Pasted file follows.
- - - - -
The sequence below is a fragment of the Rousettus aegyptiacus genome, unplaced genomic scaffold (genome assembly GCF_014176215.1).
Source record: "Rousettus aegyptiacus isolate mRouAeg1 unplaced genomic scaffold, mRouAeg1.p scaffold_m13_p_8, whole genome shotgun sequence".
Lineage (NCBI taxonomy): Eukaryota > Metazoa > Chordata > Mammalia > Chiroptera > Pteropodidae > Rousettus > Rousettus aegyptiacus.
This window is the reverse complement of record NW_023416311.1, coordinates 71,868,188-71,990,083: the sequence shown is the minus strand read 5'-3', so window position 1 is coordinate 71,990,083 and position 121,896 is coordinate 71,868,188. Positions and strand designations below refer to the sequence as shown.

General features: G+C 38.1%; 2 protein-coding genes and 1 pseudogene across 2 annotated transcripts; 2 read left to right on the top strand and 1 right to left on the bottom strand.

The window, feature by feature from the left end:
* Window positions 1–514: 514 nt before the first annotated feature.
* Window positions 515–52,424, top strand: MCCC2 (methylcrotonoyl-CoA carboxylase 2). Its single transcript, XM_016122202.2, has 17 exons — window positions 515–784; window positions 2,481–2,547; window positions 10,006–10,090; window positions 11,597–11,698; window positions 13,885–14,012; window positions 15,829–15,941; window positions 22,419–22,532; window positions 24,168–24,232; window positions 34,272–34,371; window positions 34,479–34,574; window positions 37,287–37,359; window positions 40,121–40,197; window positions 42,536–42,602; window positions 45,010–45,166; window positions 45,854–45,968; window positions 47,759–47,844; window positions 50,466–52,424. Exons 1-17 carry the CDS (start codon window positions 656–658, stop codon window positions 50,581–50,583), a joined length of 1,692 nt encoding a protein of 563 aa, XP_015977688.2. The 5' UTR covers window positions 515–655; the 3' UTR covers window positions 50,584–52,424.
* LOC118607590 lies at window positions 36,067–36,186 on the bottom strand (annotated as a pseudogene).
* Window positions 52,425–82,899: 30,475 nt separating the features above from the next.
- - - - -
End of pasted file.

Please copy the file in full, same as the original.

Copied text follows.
The sequence below is a fragment of the Rousettus aegyptiacus genome, unplaced genomic scaffold (genome assembly GCF_014176215.1).
Source record: "Rousettus aegyptiacus isolate mRouAeg1 unplaced genomic scaffold, mRouAeg1.p scaffold_m13_p_8, whole genome shotgun sequence".
Lineage (NCBI taxonomy): Eukaryota > Metazoa > Chordata > Mammalia > Chiroptera > Pteropodidae > Rousettus > Rousettus aegyptiacus.
This window is the reverse complement of record NW_023416311.1, coordinates 71,868,188-71,990,083: the sequence shown is the minus strand read 5'-3', so window position 1 is coordinate 71,990,083 and position 121,896 is coordinate 71,868,188. Positions and strand designations below refer to the sequence as shown.

General features: G+C 38.1%; 2 protein-coding genes and 1 pseudogene across 2 annotated transcripts; 2 read left to right on the top strand and 1 right to left on the bottom strand.

The window, feature by feature from the left end:
* Window positions 1–514: 514 nt before the first annotated feature.
* Window positions 515–52,424, top strand: MCCC2 (methylcrotonoyl-CoA carboxylase 2). Its single transcript, XM_016122202.2, has 17 exons — window positions 515–784; window positions 2,481–2,547; window positions 10,006–10,090; window positions 11,597–11,698; window positions 13,885–14,012; window positions 15,829–15,941; window positions 22,419–22,532; window positions 24,168–24,232; window positions 34,272–34,371; window positions 34,479–34,574; window positions 37,287–37,359; window positions 40,121–40,197; window positions 42,536–42,602; window positions 45,010–45,166; window positions 45,854–45,968; window positions 47,759–47,844; window positions 50,466–52,424. Exons 1-17 carry the CDS (start codon window positions 656–658, stop codon window positions 50,581–50,583), a joined length of 1,692 nt encoding a protein of 563 aa, XP_015977688.2. The 5' UTR covers window positions 515–655; the 3' UTR covers window positions 50,584–52,424.
* LOC118607590 lies at window positions 36,067–36,186 on the bottom strand (annotated as a pseudogene).
* Window positions 52,425–82,899: 30,475 nt separating the features above from the next.